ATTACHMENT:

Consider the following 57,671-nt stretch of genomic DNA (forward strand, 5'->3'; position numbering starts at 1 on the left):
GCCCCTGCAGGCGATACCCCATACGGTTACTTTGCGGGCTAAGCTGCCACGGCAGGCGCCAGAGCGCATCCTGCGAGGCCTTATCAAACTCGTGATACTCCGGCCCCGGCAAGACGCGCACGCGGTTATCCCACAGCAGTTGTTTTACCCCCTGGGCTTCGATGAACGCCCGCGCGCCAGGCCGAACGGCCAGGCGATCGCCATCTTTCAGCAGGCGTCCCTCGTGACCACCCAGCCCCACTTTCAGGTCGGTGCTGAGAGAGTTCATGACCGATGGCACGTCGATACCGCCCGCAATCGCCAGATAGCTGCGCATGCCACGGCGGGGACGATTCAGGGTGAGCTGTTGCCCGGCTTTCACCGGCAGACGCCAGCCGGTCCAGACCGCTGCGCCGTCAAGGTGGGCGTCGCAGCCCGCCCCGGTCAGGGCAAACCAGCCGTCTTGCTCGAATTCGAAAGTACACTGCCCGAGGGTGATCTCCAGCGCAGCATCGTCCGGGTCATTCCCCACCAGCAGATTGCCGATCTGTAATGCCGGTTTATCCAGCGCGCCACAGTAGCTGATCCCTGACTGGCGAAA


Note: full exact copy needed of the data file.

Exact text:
Consider the following 57,671-nt stretch of genomic DNA (forward strand, 5'->3'; position numbering starts at 1 on the left):
GCCCCTGCAGGCGATACCCCATACGGTTACTTTGCGGGCTAAGCTGCCACGGCAGGCGCCAGAGCGCATCCTGCGAGGCCTTATCAAACTCGTGATACTCCGGCCCCGGCAAGACGCGCACGCGGTTATCCCACAGCAGTTGTTTTACCCCCTGGGCTTCGATGAACGCCCGCGCGCCAGGCCGAACGGCCAGGCGATCGCCATCTTTCAGCAGGCGTCCCTCGTGACCACCCAGCCCCACTTTCAGGTCGGTGCTGAGAGAGTTCATGACCGATGGCACGTCGATACCGCCCGCAATCGCCAGATAGCTGCGCATGCCACGGCGGGGACGATTCAGGGTGAGCTGTTGCCCGGCTTTCACCGGCAGACGCCAGCCGGTCCAGACCGCTGCGCCGTCAAGGTGGGCGTCGCAGCCCGCCCCGGTCAGGGCAAACCAGCCGTCTTGCTCGAATTCGAAAGTACACTGCCCGAGGGTGATCTCCAGCGCAGCATCGTCCGGGTCATTCCCCACCAGCAGATTGCCGATCTGTAATGCCGGTTTATCCAGCGCGCCACAGTAGCTGATCCCTGACTGGCGAAA